The higher education institution that I attend uses Eduroam, a infrastructure and IT company that often caters for the infrastructure and network needs of research and educational organisations. I am a bit concerned about the risk of sensitive information (such as login details) being stolen while I use the internet at the institute I attend (such as through other malicious users on the institutes LAN intercepting my traffic.) This may just be my paranoida, but do I have anything to worry about my information being stolen while connecting my personal laptop to my educational institutes network?
The higher education institution that I attend uses Eduroam
If you are using eduroam, then you are connecting to your wireless network with some form of 802.1X authentication and the wireless infrastructure must support WPA2/AES per eduroam requirements (they may additionally support WPA or TKIP).
802.1X uses a supplicant on the client device that connects to a RADIUS server to authenticate. The vast majority of eduroam authentications use EAP methods that utilize a TLS tunnel from the supplicant to the RADIUS server to protect user credentials. (I have only personally seen statistics from eduroam US, but for those 99.99% of authentication attempts use EAP-PEAP, EAP-TTLS, or EAP-TLS).
Once you are authenticated, unless the wireless deployment is old (pre-802.11n) or poorly implemented AND your wireless device doesn't prefer WPA2/AES, your wireless traffic is secured using AES encryption that is negotiated using unique keying material generated during your authentication. The use of TKIP (predecessor to AES) causes a wireless network to disable HT/VHT data rates (802.11n and newer data rates) so isn't even available on most wireless networks utilizing 802.1X authentication today.
I am a bit concerned about the risk of sensitive information (such as login details) being stolen while I use the internet at the institute I attend (such as through other malicious users on the institutes LAN intercepting my traffic.)
Since you seem primarily concerned about malicious users on the network (and in the sake of brevity), I am going to disregard concerns about your school/staff intercepting traffic or your data being captured due to compromises on your device. Especially since you don't provide any information in those regards.
Assuming the use of AES encryption, your traffic is secure between your device and the access point (AP) of your school. Since AES encryption employed in wireless is still considered secure, no other device will be able to capture and decrypt this traffic.
Once your traffic reaches the AP, there would need to be some sort of compromise on your school's network for your data to be compromised. But then most services you access will be using TLS to encrypt traffic between your application and the server (for example, HTTPS in your web browser), especially when passing sensitive information (and if it isn't I would be more worried about that information being passed unencrypted on the Internet than even a compromised school network).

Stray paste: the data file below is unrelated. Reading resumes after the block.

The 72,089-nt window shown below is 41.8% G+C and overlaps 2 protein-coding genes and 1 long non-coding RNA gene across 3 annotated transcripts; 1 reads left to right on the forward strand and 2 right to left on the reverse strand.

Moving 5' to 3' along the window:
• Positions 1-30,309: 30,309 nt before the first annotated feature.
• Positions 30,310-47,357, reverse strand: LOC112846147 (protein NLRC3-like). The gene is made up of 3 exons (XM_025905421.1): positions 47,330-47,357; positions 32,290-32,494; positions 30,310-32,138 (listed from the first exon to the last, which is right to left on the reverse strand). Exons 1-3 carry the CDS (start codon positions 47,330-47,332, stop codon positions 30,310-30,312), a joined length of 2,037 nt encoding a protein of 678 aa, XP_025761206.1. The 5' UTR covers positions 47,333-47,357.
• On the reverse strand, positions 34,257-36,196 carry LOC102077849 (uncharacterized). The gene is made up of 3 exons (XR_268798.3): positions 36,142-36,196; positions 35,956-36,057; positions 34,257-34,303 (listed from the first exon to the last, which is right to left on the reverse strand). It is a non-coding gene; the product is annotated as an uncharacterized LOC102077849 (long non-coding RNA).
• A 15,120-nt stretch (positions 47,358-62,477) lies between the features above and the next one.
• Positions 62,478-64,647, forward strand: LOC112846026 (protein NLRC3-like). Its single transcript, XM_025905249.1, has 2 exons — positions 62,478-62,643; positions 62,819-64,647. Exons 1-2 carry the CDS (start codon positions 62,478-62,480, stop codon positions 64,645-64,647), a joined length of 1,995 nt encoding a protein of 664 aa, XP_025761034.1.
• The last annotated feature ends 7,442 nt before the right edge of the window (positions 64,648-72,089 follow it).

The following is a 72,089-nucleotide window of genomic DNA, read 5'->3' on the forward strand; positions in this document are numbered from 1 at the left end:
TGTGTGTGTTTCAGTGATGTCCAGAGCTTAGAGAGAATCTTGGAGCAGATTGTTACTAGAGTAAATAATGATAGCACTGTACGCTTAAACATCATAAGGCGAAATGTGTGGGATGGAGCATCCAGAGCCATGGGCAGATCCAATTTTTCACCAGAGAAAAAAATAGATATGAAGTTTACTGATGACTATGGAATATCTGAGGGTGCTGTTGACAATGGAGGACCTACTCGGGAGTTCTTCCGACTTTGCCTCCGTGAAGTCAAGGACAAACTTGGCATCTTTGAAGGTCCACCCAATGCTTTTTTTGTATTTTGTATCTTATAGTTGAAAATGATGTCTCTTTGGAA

There is a possibility of compromised data if you let your device connect to rogue AP impersonating your school's wireless network. Most EAP supplicants provide protection from this in some way, either through configuration or at least providing you the option to confirm that the RADIUS server/SSL certificate your device is presented is valid. So make sure you configure this in your EAP supplicant or actually confirm the information you a about to approve is valid.
This may just be my paranoida, but do I have anything to worry about my information being stolen while connecting my personal laptop to my educational institutes network?
Never hurts to worry about information being stolen, and not just when connecting to [insert service here].
During your authentication when connecting to a "eduroam" wireless network? No (as long as you are connecting to your school's RADIUS server). Even if you connect to eduroam at another school, the TLS tunnel is formed between the EAP supplicant on your device and your school's RADIUS server.
From users capturing wireless traffic between your device and the AP? No, 802.1X and AES on wireless is still generally considered the most secure method of connecting to wireless (as long as you are connecting to your school's RADIUS server).
From your school's network being compromised? No more so than any other traffic you send over the Internet (i.e. you should assume traffic over the Internet is compromised so sensitive information should be encrypted).
From your school or their staff capturing data? Possible but probably unlikely. Of most concern would be if your school is one that has implemented some form of TLS intercept (most school's do not).
From your device connecting to a rogue AP or your device being compromised? Absolutely, but then again in the first case you aren't really connected to your school's network (and there isn't a good reason for someone to impersonate your school's network) and in the second case it wouldn't matter to which network you were connected.